Katie Sagal

Visit Haleiwa Town

We’ve all heard of Honolulu, Waikiki, and Hanauma Bay – the big name areas of Oahu that get all the tourist attention. While these more famous neighborhoods of Oahu are certainly worth a visit, some of the lesser-known towns on the island deserve a stop on your vacation itinerary, too. One of our favorite hidden gems of Oahu is Haleiwa Town, a bustling little spot on the North Shore nestled on the edge of Waialua Bay. It’s only a one-hour drive from Waikiki, but you’ll feel like you’ve stepped into a whole new world. While it began as a sugar plantation in the late 19th century, modern Haleiwa has developed into the largest surfing town on the island of Oahu. Because of this rich history, Haleiwa Town combines the best of Oahu’s historical charm with the appeal of a tropical paradise. You’ll find everything from centuries-old buildings to lush forests and sparkling waters just perfect for snorkeling. It’s also conveniently located between two popular state parks – Hale’iwa Beach and Hale’iwa Ali’I Beach, both of which are idea for surfing, kayaking, and more. You can easily pick up some gear for Oahu Kayaking a little to the north and then sail the bay waters yourself down shore to Haleiwa. The water is this stretch is usually quite calm in the warmer months, although it has waves enough to make it popular for avid surfers. It’s also an ideal region for outdoor camping, either on the beach or in the jungle.

Image of Arch, Arch Bridge, Bridge, The famous Rainbow Bridge (technically named the Anahula Bridge), called so by locals because of its distinctive double arch.
The entrance to Haleiwa is marked by the distinctive Rainbow Bridge, which leads straight into a neighborhood filled with shops, restaurants, art galleries, and more. Due to Haleiwa’s designation as a State Historic District, all of the new construction adheres to the older aesthetic that characterized the Haleiwa’s sugar-plantation roots. So while you’ll find everything from traditional Hawaiian breakfasts to Mexican food, the buildings will all be part of a distinct early-era aesthetic. Of course, if you do stop in Haleiwa, you cannot miss the world-famous Matsumoto’s shave ice – the most popular desert in Oahu. Another famous local restaurant is Haleiwa Joe’s Seafood, which stands on the site of the historic Haleiwa Hotel, the construction of which in 1898 spurred the evolution of Haleiwa from a sugar plantation to the bustling town it is today.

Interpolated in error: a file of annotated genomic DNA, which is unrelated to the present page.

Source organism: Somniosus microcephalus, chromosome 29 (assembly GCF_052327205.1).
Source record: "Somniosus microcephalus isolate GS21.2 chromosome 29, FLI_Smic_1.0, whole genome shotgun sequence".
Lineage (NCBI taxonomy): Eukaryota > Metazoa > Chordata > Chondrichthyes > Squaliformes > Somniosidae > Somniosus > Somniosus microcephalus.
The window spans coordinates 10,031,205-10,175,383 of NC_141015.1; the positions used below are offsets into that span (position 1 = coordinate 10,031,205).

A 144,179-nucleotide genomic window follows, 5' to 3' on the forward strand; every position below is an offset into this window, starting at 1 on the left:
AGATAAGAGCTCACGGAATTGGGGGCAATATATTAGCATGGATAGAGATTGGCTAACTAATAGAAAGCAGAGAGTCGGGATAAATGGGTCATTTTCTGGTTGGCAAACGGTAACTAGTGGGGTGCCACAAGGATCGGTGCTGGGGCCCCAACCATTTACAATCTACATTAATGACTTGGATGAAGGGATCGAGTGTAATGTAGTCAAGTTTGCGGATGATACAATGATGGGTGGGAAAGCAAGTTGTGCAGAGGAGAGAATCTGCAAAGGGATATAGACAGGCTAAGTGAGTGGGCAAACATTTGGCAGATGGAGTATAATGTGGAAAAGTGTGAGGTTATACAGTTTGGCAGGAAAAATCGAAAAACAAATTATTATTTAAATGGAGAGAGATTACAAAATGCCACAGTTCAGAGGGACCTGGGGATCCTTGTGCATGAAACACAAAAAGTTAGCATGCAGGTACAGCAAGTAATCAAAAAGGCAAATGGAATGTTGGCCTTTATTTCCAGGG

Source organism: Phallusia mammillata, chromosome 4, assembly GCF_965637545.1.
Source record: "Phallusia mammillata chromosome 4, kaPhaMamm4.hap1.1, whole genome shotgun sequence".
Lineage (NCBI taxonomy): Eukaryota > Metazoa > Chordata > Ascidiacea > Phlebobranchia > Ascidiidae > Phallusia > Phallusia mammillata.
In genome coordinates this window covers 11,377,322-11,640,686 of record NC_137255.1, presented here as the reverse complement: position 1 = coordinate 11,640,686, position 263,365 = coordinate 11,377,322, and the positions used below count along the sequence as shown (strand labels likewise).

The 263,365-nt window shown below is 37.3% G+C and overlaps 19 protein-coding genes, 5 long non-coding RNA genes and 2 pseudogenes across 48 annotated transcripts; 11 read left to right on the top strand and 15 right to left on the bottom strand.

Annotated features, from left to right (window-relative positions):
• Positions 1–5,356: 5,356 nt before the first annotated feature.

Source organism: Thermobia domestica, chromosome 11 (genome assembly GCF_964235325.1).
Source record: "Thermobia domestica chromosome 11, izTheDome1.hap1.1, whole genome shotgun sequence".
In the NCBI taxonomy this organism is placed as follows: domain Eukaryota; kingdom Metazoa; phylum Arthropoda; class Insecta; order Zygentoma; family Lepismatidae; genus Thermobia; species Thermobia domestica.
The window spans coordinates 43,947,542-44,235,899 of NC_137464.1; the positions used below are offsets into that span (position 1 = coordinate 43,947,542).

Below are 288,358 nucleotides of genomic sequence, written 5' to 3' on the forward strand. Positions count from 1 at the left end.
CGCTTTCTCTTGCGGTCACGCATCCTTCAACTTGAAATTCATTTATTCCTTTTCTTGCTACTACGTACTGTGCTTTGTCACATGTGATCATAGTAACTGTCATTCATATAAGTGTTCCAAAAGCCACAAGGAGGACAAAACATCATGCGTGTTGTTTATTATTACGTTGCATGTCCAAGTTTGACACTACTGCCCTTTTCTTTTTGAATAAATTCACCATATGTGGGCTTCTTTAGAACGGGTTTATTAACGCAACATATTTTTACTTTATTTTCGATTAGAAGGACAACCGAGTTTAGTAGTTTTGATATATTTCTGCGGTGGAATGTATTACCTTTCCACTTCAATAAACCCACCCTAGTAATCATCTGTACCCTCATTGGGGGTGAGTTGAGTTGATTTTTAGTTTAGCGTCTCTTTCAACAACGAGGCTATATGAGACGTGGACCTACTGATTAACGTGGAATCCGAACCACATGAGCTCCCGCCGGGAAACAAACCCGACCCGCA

Image of Nature, Outdoors, Sea, Sea Waves, Water, Surfing, Person, A surfer enjoying the waves near Haleiwa Town
Just a bit further north from Haleiwa is the hidden paradise of Waimea Valley. This nearly 2,000 acre-wide natural wonder contains botanical gardens, archeological sites, and even one of the most photographed waterfalls in all of Oahu. This is a great place to visit for travelers looking to explore traditional Hawaiian culture, as many of the conventions and cultural practices of historical Oahu are preserved in the maintenance of this unique geographic spaces. You’ll even find several rare plants among the botanical gardens that exist only on the Hawaiian Islands – identified by scientists as one of the most genetically unique biospheres in the world. Pay a visit to Haleiwa Town on your next trip to Oahu, and feel free to shop, dine, surf, and kayak to your heart’s content. Don’t forget that stop at Matsumoto’s!
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